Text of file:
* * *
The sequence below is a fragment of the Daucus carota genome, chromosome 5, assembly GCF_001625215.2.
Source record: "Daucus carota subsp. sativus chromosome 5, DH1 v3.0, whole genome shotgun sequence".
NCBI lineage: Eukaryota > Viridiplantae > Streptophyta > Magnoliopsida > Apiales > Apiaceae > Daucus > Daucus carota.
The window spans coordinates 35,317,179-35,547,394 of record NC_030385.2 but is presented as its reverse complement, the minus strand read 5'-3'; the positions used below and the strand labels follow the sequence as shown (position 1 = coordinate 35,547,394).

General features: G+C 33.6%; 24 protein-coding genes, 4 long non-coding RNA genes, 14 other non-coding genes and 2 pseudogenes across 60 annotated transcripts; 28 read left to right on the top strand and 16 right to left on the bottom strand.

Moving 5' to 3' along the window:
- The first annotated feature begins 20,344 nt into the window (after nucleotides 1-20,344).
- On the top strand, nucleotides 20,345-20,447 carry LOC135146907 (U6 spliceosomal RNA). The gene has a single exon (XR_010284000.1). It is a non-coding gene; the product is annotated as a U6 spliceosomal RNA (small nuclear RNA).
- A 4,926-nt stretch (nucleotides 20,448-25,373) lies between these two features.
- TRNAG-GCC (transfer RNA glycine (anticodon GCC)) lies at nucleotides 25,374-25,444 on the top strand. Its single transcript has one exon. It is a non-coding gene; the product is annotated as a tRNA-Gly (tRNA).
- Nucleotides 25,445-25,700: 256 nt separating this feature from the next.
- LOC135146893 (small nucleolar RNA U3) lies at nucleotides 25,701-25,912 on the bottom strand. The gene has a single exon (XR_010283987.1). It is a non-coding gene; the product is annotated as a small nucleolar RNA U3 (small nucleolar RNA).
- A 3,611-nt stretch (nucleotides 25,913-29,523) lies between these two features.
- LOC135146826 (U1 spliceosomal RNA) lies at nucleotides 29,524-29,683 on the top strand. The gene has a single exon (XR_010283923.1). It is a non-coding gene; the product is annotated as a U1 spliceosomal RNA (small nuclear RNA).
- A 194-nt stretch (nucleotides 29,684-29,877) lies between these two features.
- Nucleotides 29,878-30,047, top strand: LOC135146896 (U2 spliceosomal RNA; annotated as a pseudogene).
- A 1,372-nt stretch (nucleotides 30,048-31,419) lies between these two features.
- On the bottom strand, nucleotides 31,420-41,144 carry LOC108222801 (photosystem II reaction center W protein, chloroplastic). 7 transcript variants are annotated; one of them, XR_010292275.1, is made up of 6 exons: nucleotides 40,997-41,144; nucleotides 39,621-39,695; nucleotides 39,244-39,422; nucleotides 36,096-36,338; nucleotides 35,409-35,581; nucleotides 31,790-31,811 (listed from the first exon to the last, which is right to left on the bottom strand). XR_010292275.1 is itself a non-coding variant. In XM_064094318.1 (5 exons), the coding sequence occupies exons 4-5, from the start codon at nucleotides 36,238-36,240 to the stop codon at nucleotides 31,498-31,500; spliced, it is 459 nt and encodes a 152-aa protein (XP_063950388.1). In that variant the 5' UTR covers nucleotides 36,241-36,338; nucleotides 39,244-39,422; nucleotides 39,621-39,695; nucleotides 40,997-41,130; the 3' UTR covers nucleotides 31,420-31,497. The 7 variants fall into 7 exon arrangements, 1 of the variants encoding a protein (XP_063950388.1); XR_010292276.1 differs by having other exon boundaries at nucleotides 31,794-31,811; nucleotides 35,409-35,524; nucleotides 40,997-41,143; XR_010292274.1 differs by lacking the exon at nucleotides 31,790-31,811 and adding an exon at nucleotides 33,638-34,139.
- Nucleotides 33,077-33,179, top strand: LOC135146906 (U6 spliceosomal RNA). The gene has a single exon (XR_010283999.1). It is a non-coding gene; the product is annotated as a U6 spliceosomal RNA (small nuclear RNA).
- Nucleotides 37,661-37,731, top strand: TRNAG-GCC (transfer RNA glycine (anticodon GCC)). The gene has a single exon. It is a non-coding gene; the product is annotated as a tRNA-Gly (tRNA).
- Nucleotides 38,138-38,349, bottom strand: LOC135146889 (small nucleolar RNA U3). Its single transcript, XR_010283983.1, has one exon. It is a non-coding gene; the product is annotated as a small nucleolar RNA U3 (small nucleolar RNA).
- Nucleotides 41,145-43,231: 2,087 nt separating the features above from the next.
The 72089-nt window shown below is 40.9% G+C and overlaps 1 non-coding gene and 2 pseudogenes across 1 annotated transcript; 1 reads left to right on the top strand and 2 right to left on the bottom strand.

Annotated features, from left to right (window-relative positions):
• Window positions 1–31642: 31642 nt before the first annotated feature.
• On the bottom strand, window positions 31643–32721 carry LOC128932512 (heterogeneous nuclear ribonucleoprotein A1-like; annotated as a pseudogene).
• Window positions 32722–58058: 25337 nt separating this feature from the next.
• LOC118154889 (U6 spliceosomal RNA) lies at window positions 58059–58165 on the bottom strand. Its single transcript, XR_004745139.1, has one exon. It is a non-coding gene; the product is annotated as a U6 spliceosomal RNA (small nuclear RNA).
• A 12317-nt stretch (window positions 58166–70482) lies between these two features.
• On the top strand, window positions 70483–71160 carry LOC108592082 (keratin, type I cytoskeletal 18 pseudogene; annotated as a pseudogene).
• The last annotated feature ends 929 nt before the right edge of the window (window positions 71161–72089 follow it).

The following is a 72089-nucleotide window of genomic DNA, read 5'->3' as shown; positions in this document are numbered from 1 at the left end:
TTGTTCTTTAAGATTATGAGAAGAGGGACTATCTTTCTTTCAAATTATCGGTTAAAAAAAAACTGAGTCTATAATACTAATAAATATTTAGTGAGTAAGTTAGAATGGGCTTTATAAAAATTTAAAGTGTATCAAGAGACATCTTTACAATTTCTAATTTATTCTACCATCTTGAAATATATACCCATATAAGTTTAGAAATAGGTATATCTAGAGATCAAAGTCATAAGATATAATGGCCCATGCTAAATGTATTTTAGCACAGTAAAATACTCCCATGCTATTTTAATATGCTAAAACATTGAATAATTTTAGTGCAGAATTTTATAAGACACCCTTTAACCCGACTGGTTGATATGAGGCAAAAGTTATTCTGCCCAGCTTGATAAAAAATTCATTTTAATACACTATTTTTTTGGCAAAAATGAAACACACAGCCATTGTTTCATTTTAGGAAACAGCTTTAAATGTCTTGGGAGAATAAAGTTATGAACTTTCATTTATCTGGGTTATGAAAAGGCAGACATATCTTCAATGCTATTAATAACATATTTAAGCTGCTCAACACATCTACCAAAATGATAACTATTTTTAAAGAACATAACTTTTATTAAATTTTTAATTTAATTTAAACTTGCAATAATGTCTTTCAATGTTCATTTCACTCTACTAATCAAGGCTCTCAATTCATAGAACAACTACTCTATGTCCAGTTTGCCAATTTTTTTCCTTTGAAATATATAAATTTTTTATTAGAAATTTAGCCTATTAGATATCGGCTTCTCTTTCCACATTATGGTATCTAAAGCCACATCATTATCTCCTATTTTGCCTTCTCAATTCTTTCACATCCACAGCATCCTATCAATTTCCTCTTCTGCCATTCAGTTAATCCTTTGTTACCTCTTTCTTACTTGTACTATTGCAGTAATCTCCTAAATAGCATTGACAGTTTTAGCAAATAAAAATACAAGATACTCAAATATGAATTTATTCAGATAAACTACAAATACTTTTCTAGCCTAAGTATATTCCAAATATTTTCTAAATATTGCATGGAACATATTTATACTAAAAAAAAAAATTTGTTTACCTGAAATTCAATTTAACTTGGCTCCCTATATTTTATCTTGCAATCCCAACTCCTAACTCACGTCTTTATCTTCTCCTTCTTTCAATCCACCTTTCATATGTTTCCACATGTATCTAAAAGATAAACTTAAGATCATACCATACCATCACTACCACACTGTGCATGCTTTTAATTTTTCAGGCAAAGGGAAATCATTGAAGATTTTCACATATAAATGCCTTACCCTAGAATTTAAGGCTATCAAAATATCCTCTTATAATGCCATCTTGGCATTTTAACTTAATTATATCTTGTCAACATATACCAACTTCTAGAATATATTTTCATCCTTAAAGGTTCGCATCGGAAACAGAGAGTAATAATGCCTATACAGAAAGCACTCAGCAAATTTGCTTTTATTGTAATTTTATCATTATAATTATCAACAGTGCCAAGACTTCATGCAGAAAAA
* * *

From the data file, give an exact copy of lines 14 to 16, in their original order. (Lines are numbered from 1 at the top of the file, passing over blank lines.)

- LOC135146826 (U1 spliceosomal RNA) lies at nucleotides 29,524-29,683 on the top strand. The gene has a single exon (XR_010283923.1). It is a non-coding gene; the product is annotated as a U1 spliceosomal RNA (small nuclear RNA).
- A 194-nt stretch (nucleotides 29,684-29,877) lies between these two features.
- Nucleotides 29,878-30,047, top strand: LOC135146896 (U2 spliceosomal RNA; annotated as a pseudogene).